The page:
The Highlander was not a grayhound, not a very fast sailer; and so, the passage, which some of the packet ships make in fifteen or sixteen days, employed us about thirty.
At last, one morning I came on deck, and they told me that Ireland was in sight.
Ireland in sight! A foreign country actually visible! I peered hard, but could see nothing but a bluish, cloud-like spot to the northeast. Was that Ireland? Why, there was nothing remarkable about that; nothing startling. If that's the way a foreign country looks, I might as well have staid at home.
Now what, exactly, I had fancied the shore would look like, I can not say; but I had a vague idea that it would be something strange and wonderful. However, there it was; and as the light increased and the ship sailed nearer and nearer, the land began to magnify, and I gazed at it with increasing interest.
Ireland! I thought of Robert Emmet, and that last speech of his before Lord Norbury; I thought of Tommy Moore, and his amatory verses: I thought of Curran, Grattan, Plunket, and O'Connell; I thought of my uncle's ostler, Patrick Flinnigan; and I thought of the shipwreck of the gallant Albion, tost to pieces on the very shore now in sight; and I thought I should very much like to leave the ship and visit Dublin and the Giant's Causeway.
Presently a fishing-boat drew near, and I rushed to get a view of it; but it was a very ordinary looking boat, bobbing up and down, as any other boat would have done; yet, when I considered that the solitary man in it was actually a born native of the land in sight; that in all probability he had never been in America, and knew nothing about my friends at home, I began to think that he looked somewhat strange.
He was a very fluent fellow, and as soon as we were within hailing distance, cried out—"Ah, my fine sailors, from Ameriky, ain't ye, my beautiful sailors?" And concluded by calling upon; us to stop and heave a rope. Thinking he might have something important to communicate, the mate accordingly backed I the main yard, and a rope being thrown, the stranger kept hauling in upon it, and coiling it down, crying, "pay out! pay out, my honeys; ah! but you're noble fellows!" Till at last the mate asked him why he did not come alongside, adding, "Haven't you enough rope yet?"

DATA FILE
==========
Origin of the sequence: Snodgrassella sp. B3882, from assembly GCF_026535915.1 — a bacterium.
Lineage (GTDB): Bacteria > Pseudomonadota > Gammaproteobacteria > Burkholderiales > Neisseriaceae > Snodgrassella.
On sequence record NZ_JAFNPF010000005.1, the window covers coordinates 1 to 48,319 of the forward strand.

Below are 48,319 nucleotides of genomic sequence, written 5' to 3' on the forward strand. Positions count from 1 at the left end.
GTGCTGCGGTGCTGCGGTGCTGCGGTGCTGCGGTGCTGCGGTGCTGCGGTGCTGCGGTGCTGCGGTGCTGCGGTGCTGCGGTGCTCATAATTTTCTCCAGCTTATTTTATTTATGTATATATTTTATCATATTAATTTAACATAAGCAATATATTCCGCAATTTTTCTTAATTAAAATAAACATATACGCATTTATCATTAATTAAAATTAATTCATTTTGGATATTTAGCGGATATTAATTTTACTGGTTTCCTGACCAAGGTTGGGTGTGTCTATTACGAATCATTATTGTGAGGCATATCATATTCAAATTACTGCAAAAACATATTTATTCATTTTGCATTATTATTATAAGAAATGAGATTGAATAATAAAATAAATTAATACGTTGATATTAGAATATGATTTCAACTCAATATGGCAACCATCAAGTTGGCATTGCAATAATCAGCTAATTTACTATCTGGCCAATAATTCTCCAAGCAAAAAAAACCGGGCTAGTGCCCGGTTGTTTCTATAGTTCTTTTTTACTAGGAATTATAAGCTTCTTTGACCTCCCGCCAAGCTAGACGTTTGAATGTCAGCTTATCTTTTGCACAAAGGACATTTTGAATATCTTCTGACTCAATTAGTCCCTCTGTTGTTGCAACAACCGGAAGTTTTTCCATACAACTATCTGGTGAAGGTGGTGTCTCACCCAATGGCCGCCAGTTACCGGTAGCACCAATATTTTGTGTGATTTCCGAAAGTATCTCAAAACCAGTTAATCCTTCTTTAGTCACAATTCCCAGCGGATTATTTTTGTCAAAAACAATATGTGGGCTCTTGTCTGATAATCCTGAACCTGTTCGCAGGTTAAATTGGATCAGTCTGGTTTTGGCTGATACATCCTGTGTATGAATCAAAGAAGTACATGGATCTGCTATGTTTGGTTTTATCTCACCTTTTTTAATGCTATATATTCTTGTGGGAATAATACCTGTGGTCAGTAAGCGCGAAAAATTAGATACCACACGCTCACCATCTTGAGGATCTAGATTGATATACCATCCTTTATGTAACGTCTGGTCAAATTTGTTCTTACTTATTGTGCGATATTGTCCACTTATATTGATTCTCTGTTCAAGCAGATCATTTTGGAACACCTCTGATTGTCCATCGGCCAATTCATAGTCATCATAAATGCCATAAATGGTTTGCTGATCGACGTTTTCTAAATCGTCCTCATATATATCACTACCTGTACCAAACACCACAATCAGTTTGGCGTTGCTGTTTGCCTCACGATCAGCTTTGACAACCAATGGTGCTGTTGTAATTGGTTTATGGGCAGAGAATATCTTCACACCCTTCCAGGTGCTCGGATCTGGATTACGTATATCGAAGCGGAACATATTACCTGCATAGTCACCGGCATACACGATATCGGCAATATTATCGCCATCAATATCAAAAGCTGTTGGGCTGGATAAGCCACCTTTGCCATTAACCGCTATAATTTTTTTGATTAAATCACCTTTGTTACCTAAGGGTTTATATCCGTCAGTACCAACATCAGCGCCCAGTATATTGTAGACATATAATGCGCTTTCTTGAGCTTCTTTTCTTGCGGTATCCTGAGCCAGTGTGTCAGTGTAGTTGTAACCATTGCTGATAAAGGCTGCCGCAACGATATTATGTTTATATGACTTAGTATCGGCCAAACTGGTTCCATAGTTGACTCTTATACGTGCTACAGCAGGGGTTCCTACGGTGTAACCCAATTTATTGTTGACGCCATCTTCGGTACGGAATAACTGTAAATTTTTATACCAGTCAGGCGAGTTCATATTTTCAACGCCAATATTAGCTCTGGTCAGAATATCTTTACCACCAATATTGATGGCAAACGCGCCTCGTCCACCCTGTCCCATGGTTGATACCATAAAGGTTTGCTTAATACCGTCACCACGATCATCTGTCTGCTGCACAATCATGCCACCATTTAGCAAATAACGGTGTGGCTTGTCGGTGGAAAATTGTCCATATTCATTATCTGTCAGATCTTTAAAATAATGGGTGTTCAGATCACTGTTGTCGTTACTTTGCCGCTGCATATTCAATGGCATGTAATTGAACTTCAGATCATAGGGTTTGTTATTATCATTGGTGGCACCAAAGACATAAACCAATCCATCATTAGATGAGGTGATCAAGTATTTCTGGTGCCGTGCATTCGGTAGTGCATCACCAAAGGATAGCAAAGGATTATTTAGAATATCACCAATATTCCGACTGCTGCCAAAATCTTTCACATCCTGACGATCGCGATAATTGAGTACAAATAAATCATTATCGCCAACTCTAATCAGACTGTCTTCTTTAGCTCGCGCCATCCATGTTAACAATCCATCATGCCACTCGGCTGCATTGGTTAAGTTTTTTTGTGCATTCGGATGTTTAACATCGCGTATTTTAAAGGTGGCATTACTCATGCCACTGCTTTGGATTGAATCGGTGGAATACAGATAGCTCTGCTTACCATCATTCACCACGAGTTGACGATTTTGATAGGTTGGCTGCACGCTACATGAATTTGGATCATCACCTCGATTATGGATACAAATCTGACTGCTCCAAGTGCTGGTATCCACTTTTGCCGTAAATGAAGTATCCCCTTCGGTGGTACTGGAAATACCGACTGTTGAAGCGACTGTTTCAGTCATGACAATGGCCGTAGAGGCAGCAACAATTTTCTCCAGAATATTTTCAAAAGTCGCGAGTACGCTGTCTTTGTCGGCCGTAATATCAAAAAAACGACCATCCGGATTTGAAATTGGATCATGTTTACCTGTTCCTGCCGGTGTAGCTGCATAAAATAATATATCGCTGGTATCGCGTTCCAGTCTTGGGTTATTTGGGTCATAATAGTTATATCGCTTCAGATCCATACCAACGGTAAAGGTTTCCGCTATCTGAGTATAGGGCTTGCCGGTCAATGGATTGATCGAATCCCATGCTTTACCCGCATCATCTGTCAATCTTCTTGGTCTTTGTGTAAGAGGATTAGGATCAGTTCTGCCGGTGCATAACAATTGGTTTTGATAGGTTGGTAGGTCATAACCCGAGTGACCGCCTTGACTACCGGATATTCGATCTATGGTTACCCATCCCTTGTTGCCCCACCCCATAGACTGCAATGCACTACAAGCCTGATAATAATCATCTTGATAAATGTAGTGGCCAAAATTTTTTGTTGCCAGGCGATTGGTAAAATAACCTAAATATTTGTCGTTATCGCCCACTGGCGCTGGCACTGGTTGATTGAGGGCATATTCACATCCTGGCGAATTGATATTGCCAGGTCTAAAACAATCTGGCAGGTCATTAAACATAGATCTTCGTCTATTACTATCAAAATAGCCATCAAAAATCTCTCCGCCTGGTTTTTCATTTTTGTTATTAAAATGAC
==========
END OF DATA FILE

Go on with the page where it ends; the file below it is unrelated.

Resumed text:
"Sure and I have," replied the fisherman, "and it's time for Pat to cut and run!" and so saying, his knife severed the rope, and with a Kilkenny grin, he sprang to his tiller, put his little craft before the wind, and bowled away from us, with some fifteen fathoms of our tow-line.
"And may the Old Boy hurry after you, and hang you in your stolen hemp, you Irish blackguard!" cried the mate, shaking his fist at the receding boat, after recovering from his first fit of amazement.
Here, then, was a beautiful introduction to the eastern hemisphere; fairly robbed before striking soundings. This trick upon experienced travelers certainly beat all I had ever heard about the wooden nutmegs and bass-wood pumpkin seeds of Connecticut. And I thought if there were any more Hibernians like our friend Pat, the Yankee peddlers might as well give it up.
The next land we saw was Wales. It was high noon, and a long line of purple mountains lay like banks of clouds against the east.
Could this be really Wales?-Wales?—and I thought of the Prince of Wales.
And did a real queen with a diadem reign over that very land I was looking at, with the identical eyes in my own head?—And then I thought of a grandfather of mine, who had fought against the ancestor of this queen at Bunker's Hill.
But, after all, the general effect of these mountains was mortifyingly like the general effect of the Kaatskill Mountains on the Hudson River.
With a light breeze, we sailed on till next day, when we made Holyhead and Anglesea. Then it fell almost calm, and what little wind we had, was ahead; so we kept tacking to and fro, just gliding through the water, and always hovering in sight of a snow-white tower in the distance, which might have been a fort, or a light-house. I lost myself in conjectures as to what sort of people might be tenanting that lonely edifice, and whether they knew any thing about us.
The third day, with a good wind over the taffrail, we arrived so near our destination, that we took a pilot at dusk.